David Hilbert was one of the acknowledged leaders of mathematics in the early 20th century. He’s often associated with the movement to formalise all mathematics on strictly logical principles, so it’s interesting to find him taking a broader perspective:
In mathematics… we find two tendencies present. On the one hand, the tendency towards abstraction seeks to crystallise the logical relations inherent in the maze of material that is being studied, and to correlate the material in a systematic and orderly manner. On the other hand, the tendency towards intuitive understanding fosters a more immediate grasp of the objects one studies, a live rapport with them, so to speak, which stresses the concrete meaning of their relations.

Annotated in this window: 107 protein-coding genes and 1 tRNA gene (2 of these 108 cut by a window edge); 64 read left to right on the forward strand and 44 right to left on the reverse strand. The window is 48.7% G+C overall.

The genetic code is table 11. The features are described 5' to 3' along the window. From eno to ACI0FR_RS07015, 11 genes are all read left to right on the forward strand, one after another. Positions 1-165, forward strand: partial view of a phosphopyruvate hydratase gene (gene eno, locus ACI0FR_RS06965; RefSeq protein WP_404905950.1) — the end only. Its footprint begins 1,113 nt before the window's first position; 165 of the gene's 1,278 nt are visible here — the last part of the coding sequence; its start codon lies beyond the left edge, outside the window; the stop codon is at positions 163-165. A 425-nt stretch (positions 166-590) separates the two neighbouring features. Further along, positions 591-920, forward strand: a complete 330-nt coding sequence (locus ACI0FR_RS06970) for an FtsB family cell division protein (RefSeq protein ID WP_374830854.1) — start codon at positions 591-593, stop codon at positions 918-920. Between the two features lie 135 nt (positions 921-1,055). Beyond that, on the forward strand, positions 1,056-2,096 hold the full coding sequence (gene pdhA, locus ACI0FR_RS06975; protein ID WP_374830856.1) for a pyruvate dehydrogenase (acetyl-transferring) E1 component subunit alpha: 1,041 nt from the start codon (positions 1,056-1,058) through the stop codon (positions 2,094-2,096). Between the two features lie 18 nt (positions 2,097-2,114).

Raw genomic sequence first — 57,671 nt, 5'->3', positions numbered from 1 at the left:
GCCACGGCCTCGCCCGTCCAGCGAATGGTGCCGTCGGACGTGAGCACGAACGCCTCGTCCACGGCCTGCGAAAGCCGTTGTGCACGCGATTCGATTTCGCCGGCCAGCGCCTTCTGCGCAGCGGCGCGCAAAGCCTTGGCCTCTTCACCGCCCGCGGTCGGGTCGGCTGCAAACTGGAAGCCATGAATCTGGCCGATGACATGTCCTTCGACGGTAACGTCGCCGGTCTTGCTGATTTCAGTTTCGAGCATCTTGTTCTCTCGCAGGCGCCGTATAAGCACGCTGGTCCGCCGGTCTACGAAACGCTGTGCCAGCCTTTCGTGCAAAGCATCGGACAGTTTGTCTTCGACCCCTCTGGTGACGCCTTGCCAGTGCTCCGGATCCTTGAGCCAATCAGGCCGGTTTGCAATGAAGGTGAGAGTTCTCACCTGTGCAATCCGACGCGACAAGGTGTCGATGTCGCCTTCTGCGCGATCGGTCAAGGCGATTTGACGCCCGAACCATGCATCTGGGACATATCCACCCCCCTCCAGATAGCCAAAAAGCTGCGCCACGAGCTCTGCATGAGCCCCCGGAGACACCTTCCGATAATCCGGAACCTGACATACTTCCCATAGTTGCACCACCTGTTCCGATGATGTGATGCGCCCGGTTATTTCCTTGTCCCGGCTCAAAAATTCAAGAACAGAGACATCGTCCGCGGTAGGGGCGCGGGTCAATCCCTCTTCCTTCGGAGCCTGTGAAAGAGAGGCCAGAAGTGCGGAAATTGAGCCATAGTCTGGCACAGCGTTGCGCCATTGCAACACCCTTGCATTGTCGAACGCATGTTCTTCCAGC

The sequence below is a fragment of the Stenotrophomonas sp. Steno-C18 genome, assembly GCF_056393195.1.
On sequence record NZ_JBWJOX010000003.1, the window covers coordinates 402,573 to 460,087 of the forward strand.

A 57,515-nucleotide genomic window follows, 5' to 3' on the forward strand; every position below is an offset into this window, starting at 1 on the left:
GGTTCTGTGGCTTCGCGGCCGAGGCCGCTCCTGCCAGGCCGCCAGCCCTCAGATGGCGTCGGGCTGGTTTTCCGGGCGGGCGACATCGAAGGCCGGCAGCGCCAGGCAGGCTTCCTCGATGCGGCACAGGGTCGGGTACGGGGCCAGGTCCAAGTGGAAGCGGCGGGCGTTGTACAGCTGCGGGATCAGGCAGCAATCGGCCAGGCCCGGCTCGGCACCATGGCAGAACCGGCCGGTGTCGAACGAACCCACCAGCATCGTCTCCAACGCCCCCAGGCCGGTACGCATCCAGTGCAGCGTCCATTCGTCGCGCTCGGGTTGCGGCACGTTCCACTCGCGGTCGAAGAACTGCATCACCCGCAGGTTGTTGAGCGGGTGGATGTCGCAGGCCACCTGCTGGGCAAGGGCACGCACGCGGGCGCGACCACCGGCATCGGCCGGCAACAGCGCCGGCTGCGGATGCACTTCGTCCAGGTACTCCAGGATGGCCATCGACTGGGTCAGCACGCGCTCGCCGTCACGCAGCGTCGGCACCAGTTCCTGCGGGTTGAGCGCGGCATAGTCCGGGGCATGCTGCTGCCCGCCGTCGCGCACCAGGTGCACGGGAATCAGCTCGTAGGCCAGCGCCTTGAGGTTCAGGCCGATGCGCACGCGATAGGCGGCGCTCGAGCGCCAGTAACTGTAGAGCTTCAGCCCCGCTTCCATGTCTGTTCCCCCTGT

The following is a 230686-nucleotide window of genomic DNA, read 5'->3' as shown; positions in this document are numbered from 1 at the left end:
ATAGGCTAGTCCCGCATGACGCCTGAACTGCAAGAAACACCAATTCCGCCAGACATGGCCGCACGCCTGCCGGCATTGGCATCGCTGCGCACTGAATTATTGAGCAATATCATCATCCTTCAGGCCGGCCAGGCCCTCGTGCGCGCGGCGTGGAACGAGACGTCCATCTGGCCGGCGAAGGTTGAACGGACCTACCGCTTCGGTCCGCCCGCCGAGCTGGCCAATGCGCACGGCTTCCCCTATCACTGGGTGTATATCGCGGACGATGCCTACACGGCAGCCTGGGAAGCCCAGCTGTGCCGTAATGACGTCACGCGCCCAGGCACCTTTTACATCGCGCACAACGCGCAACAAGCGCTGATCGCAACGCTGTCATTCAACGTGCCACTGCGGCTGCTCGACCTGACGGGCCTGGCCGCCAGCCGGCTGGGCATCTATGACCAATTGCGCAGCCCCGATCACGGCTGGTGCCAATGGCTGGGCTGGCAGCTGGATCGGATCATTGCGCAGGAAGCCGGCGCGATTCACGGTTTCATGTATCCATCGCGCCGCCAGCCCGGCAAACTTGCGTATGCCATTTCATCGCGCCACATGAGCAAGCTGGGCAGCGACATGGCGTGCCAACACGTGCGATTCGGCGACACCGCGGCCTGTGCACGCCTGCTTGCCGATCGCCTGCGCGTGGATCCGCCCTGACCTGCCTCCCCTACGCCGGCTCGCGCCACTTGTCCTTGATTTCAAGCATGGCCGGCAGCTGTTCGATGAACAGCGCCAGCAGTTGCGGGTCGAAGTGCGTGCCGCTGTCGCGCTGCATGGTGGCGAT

Preface to Geometry and the Imagination (1952)
Learning to reconcile these formal and intuitive ways of dealing with mathematical ideas is perhaps the single most important — and least teachable — element of a mathematical education. Another, arguably, is modesty, as a second statement attributed to Hilbert doesn’t quite illustrate:
Physics is much too hard for physicists.